Now, when you look at the heavy duty trucking market, you will look at that part of the business. We have the capability, as I said, in my remarks to build 80 stations or even more, but we want to be careful here that we don’t get too far ahead of our sales. Those engines were slightly delayed. We began the construction of these stations in the highway anticipating a summer delivery last summer and those engines were somewhat delayed and of course we knew that and we’re glad we have done what we have done but we want to be careful we don’t get another 80 or 100, so we’re watching it very closely as we go. I think you should figure that we will build somewhere between 50 and 60 or more that we can. It will be relatively back end loaded in this year because that’s when we need it. It won't really affect your models as you look at what you sent our playing capacity. We still believe that the market is going to require us and others to build by the end of 2014 something that we order of 200 to 250 stations and so we will be ready for that but we want to be a little careful this year and been prudent with our CapEx that we just don’t get out way too far ahead of the truck we planned.

I like where we’re now, I like that now we’re on schedule of these trucks, as we were told by our friends at Westport these trucks would be delivered right now to the OEMs the first batch and that is happening and it's happened. So we feel pretty good about it, we know that we’re going to ramp up in August and we know the back end of this year depending on how these trucks work and depending on the experience we can get into producing even more than what they have suggested so far. So, that’s a long answer to your question but I would think of us building somewhere around 50 or 60 core and about other 50 or 60 of highway stations.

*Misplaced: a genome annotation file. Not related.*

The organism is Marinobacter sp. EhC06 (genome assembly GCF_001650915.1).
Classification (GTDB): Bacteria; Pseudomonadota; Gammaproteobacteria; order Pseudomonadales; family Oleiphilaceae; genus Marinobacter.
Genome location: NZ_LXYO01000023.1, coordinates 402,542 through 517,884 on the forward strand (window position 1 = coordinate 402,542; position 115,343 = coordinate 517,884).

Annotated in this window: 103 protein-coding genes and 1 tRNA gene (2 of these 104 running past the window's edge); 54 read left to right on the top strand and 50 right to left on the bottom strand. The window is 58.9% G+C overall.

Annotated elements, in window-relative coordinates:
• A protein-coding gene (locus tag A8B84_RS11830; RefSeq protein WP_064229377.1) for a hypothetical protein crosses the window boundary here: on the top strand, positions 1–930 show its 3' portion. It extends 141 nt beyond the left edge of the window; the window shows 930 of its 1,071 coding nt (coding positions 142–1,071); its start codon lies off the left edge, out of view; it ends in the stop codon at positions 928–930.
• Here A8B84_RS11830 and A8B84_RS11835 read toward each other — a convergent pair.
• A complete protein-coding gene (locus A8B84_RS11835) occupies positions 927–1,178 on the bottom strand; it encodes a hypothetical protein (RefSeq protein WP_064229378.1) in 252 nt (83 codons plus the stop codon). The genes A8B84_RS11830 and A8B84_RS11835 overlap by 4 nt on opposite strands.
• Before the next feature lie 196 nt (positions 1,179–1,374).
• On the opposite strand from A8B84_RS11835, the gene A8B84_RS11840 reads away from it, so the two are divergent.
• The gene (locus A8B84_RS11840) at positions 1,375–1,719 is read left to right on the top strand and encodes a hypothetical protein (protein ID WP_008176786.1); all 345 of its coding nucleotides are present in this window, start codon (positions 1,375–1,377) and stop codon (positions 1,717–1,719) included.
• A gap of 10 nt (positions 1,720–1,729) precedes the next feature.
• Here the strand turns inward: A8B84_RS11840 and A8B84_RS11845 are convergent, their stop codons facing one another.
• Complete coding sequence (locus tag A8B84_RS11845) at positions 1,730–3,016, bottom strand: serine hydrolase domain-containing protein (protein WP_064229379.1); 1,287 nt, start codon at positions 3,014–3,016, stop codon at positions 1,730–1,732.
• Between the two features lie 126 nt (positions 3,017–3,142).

Steve Dyer - Craig Hallum

And then just one more quick one and I will hop back in the queue. Any update on the GE, LNG loco station (ph) plans just maybe the timing of the CapEx and financing of those.

Andrew Littlefair

I’ll let Rick speak to the specifics on it, I will just tell you we’re making good headway with the, our teams have worked very closely, we’ve have had our technical folks with that several trips to Italy working with the design. We have begun to focus on two properties which I won't be any more specific with right now but they are the ones we thought about in sort of the Mid-West and the North East area, these things are long lead item. We’ll get a few I would say in our budget this year Rick correct me if I’m wrong we’ll get about $4 million it's really our part of the kind of the permitting tab and a little bit design tab before you see any other expenditure. So it's pretty light in 2013 and then it goes up.

Rick Wheeler

That’s right, we anticipate most of the more significant money will start in 2014, we have to and as they start drawing money at the end of ’14 so we probably put in our money as long as we can from our equity contribution perspective to defer the interest charges but it's probably going to be more of a 14 - 15 type building timeframe on the plants once we kind of determine where we want them and get them designed and all that good stuff once we identify the actual location.